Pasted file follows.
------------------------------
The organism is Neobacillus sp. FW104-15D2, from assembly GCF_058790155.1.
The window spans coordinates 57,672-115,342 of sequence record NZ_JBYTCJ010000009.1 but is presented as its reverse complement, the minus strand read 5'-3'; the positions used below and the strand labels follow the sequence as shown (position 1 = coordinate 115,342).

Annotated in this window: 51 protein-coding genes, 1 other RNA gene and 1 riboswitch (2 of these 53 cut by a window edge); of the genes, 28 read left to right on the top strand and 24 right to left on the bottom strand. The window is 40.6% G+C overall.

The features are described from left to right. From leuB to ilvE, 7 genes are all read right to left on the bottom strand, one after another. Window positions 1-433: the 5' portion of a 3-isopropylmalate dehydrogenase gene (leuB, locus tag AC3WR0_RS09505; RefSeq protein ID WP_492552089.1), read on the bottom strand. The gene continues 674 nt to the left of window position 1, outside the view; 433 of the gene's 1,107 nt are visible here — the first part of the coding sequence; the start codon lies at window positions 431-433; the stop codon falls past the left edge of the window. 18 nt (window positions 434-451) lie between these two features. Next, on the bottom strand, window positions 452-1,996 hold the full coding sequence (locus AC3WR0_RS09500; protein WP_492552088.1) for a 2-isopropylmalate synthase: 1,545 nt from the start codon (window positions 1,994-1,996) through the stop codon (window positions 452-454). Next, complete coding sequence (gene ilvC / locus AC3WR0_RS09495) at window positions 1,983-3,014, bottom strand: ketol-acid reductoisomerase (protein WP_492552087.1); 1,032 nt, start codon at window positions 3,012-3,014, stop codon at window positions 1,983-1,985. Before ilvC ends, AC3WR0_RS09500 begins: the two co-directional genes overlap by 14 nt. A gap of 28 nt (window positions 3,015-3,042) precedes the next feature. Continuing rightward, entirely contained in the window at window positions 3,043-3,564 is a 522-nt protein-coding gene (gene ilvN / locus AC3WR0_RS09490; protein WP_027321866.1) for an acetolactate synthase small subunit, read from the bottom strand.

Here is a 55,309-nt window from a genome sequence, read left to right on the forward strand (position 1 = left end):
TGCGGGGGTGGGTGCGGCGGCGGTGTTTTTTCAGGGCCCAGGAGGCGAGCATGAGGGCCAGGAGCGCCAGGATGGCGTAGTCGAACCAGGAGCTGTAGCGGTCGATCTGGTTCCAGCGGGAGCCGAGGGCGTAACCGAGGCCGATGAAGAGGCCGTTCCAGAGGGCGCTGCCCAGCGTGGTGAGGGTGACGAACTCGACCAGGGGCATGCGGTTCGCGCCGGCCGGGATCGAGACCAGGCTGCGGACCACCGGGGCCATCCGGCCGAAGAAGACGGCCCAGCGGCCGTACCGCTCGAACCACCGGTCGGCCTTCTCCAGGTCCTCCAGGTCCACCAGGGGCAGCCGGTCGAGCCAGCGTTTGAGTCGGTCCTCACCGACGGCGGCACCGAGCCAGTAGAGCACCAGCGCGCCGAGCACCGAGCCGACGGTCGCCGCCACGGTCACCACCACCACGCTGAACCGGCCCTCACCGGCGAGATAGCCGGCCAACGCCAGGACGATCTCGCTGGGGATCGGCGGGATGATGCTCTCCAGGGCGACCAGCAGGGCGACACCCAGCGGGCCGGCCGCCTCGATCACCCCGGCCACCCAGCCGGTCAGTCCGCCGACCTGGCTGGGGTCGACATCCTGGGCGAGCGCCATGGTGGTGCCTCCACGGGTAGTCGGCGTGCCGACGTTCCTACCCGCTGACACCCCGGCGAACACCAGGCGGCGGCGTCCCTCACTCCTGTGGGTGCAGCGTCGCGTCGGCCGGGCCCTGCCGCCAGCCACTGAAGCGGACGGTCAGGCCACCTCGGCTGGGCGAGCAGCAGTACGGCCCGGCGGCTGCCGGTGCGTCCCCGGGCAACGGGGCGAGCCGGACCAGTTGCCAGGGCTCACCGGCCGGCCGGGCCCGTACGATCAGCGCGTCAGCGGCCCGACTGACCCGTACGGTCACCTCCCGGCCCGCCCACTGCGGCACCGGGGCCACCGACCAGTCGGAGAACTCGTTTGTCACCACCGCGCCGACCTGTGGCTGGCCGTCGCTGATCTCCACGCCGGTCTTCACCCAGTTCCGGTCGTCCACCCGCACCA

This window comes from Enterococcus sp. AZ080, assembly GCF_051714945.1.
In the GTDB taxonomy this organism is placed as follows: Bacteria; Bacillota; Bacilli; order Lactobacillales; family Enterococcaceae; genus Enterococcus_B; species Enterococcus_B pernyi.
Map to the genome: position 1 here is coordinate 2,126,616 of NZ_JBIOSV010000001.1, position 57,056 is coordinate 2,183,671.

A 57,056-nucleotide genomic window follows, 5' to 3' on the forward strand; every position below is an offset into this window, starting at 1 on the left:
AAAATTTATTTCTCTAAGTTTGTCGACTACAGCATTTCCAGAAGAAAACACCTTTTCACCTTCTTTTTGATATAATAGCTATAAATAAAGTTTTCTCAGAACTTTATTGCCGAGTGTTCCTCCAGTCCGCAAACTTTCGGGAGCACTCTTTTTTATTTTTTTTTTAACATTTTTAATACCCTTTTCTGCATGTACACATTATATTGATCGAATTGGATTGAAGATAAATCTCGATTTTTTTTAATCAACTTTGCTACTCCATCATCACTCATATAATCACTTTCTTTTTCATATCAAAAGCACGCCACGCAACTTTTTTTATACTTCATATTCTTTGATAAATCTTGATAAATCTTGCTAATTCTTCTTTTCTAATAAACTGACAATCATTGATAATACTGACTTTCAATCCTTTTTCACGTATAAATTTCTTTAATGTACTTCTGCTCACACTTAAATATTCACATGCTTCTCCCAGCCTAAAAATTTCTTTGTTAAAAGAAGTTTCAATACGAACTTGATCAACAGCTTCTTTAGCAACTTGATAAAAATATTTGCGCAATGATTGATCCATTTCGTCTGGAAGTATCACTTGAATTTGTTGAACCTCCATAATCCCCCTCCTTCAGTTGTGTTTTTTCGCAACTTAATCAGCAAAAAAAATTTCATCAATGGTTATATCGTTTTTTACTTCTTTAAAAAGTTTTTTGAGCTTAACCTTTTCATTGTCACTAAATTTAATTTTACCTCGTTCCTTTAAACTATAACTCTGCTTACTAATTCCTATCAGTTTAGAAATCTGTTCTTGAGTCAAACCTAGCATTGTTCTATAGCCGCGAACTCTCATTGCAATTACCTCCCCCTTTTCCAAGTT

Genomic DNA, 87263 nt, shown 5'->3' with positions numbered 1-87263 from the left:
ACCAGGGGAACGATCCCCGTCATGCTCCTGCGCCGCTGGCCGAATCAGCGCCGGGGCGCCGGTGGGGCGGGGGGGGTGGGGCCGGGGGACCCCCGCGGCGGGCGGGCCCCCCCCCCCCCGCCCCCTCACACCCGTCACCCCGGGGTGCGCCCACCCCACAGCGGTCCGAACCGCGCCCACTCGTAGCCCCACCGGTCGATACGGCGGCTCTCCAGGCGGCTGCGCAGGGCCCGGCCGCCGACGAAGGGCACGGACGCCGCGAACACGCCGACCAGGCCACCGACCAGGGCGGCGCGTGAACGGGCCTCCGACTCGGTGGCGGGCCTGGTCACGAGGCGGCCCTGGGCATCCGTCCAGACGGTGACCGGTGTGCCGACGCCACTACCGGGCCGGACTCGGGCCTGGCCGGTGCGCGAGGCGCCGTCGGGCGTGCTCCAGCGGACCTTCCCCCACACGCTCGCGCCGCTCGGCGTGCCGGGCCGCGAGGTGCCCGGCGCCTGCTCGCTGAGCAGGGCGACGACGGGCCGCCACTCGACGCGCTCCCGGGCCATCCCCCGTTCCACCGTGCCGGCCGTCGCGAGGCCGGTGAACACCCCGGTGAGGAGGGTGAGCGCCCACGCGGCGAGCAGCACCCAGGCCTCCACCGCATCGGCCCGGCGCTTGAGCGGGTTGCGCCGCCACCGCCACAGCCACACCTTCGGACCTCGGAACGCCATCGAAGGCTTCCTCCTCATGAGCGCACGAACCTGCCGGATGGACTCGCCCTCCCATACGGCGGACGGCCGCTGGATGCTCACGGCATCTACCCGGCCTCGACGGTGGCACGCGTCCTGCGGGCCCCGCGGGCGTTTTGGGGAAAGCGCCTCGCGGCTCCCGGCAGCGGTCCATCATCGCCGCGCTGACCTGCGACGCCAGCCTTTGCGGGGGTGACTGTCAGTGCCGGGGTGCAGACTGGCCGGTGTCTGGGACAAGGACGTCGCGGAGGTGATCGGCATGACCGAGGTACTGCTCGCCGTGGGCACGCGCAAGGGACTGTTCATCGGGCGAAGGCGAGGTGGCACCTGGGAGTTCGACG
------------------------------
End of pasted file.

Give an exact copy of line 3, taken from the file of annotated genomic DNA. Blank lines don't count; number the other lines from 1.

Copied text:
Annotated in this window: 51 protein-coding genes, 1 other RNA gene and 1 riboswitch (2 of these 53 cut by a window edge); of the genes, 28 read left to right on the top strand and 24 right to left on the bottom strand. The window is 40.6% G+C overall.